"We will still hold the door open (for talks with Iran) but we also have made it clear that we'll take actions, as I've said time and time again, crippling action, working to upgrade the defense of our partners in the region," she said in a program taped for Thai television during a visit to Bangkok.

"We want Iran to calculate what I think is a fair assessment ... that if the U.S. extends a defense umbrella over the region, if we do even more to support the military capacity of those in the Gulf, it's unlikely that Iran will be any stronger or safer because they won't be able to intimidate and dominate as they apparently believe they can once they have a nuclear weapon."

Last week Clinton said Iran's intentions were unclear following June's election there and that Washington's offer of talks with Tehran over its nuclear program was not open-ended.

The former Bush administration refused to engage Iran directly until it had met certain preconditions, including suspending uranium enrichment, a process that can produce fuel for nuclear power plants or atomic weapons.

But President Barack Obama, who took over in January, says that approach failed and Clinton has also said it was a mistake.

Despite the policy shift, Iran has not responded to Obama's overtures and those from other countries seeking to persuade Tehran to give up sensitive nuclear work the West believes is aimed at building a bomb and Iran says is to generate power.

Diplomats suspect Iran is buying time by stalling over getting into any substantive talks.

As James Hoagland noted US defense guarantees would enable "Arab states to forgo developing their own nuclear arsenals, just as the U.S.-Japan bilateral security treaty is intended to keep Japan nuclear-free." Deterrence works. It is a proven concept.

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Clinton's Quiet Diplomacy Envisions An "Architecture of Global Cooperation"

Secretary of State Clinton delivered what had been billed as a major foreign policy address (transcript) on Wednesday at the DC offices of the Council of Foreign Relations. I'm not sure if the speech has a title but if not it will likely go down in the annals of US diplomatic history as the "architecture of global cooperation" speech. The whole speech is worth a read for it lays out quite succinctly the new approach representing a clean break with the unilateralism of the Bush Administration.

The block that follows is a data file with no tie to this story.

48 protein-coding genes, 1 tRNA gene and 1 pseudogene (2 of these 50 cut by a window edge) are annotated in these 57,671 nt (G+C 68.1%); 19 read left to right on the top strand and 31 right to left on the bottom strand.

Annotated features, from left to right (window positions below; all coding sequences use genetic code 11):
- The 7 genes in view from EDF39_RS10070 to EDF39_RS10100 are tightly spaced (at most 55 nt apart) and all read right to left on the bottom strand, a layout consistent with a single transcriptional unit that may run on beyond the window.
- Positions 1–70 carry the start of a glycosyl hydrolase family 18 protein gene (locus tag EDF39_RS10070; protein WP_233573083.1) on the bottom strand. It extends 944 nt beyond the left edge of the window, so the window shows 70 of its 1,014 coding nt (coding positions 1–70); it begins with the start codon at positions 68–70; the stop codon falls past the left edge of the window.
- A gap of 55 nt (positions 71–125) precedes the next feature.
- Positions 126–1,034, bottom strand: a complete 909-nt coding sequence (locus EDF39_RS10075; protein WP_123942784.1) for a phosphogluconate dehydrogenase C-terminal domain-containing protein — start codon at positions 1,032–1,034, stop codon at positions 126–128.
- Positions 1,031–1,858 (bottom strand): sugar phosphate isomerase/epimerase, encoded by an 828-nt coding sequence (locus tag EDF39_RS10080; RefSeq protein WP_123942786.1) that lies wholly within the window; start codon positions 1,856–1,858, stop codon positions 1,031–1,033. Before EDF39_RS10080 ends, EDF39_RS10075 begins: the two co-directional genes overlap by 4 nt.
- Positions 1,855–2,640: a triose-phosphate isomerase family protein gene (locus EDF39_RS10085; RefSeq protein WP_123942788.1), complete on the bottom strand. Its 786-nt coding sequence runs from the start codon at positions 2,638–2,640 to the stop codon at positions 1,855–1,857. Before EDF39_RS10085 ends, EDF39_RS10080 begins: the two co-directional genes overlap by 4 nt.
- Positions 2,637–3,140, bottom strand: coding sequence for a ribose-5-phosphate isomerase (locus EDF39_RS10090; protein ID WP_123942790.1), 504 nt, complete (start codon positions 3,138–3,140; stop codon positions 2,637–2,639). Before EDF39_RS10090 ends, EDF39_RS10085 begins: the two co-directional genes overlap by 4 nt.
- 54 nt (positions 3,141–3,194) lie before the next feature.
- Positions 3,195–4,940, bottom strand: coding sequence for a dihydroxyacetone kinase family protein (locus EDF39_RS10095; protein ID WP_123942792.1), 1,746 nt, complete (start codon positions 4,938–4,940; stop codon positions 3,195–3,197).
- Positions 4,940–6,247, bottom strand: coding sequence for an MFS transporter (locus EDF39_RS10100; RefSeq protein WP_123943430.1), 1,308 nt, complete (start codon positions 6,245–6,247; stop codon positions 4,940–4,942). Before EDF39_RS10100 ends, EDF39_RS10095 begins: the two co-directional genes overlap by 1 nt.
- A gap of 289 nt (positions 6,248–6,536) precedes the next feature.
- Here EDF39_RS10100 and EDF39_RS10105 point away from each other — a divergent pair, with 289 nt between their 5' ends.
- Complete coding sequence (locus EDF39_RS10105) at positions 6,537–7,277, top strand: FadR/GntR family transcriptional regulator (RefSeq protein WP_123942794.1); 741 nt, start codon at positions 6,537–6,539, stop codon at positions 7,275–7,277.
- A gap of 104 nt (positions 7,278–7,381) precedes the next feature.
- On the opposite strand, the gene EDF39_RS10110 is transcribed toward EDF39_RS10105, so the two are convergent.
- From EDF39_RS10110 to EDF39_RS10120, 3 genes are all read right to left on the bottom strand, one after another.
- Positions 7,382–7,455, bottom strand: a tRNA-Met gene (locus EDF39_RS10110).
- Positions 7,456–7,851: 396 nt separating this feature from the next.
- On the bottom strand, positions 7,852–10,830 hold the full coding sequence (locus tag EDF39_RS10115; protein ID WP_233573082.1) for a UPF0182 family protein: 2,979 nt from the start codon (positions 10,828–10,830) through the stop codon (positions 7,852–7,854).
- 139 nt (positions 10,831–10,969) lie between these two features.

The main thesis is:

Our approach to foreign policy must reflect the world as it is, not as it used to be. It does not make sense to adapt a 19th century concert of powers, or a 20th century balance of power strategy. We cannot go back to Cold War containment or to unilateralism.

Today, we must acknowledge two inescapable facts that define our world: First, no nation can meet the world's challenges alone. The issues are too complex. Too many players are competing for influence, from rising powers to corporations to criminal cartels; from NGOs to al-Qaida; from state-controlled media to individuals using Twitter.

Second, most nations worry about the same global threats, from non-proliferation to fighting disease to counter-terrorism, but also face very real obstacles - for reasons of history, geography, ideology, and inertia. They face these obstacles and they stand in the way of turning commonality of interest into common action.

So these two facts demand a different global architecture - one in which states have clear incentives to cooperate and live up to their responsibilities, as well as strong disincentives to sit on the sidelines or sow discord and division.

So we will exercise American leadership to overcome what foreign policy experts at places like the Council call "collective action problems" and what I call obstacles to cooperation. For just as no nation can meet these challenges alone, no challenge can be met without America.

And here's how we'll do it: We'll work through existing institutions and reform them. But we'll go further. We'll use our power to convene, our ability to connect countries around the world, and sound foreign policy strategies to create partnerships aimed at solving problems. We'll go beyond states to create opportunities for non-state actors and individuals to contribute to solutions.

In short, the goal is build working coalitions to address regional and global problems by engaging states, non-state actors and even individuals in certain cases to focus on cooperation rather than confrontation. The aim is to advance US interests by uniting diverse partners around common concerns and to move the world from a multi-polar orientation to a multi-partner one.